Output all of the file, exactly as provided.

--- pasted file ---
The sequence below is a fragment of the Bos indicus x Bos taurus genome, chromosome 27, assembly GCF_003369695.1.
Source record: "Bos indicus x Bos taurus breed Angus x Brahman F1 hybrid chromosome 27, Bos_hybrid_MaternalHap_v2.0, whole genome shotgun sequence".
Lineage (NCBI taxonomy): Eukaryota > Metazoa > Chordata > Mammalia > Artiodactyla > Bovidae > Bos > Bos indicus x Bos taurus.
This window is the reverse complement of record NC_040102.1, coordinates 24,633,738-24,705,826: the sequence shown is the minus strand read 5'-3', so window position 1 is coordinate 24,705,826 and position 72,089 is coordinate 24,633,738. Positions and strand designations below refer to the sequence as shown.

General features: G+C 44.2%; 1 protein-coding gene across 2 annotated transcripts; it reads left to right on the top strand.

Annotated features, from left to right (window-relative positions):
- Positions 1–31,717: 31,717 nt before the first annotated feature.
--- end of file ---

The sequence below is a fragment of the Bos indicus x Bos taurus genome, chromosome 27, assembly GCF_003369695.1.
Source record: "Bos indicus x Bos taurus breed Angus x Brahman F1 hybrid chromosome 27, Bos_hybrid_MaternalHap_v2.0, whole genome shotgun sequence".
Lineage (NCBI taxonomy): Eukaryota > Metazoa > Chordata > Mammalia > Artiodactyla > Bovidae > Bos > Bos indicus x Bos taurus.
This window is the reverse complement of record NC_040102.1, coordinates 24,633,738-24,705,826: the sequence shown is the minus strand read 5'-3', so window position 1 is coordinate 24,705,826 and position 72,089 is coordinate 24,633,738. Positions and strand designations below refer to the sequence as shown.

General features: G+C 44.2%; 1 protein-coding gene across 2 annotated transcripts; it reads left to right on the top strand.

Annotated features, from left to right (window-relative positions):
- Positions 1–31,717: 31,717 nt before the first annotated feature.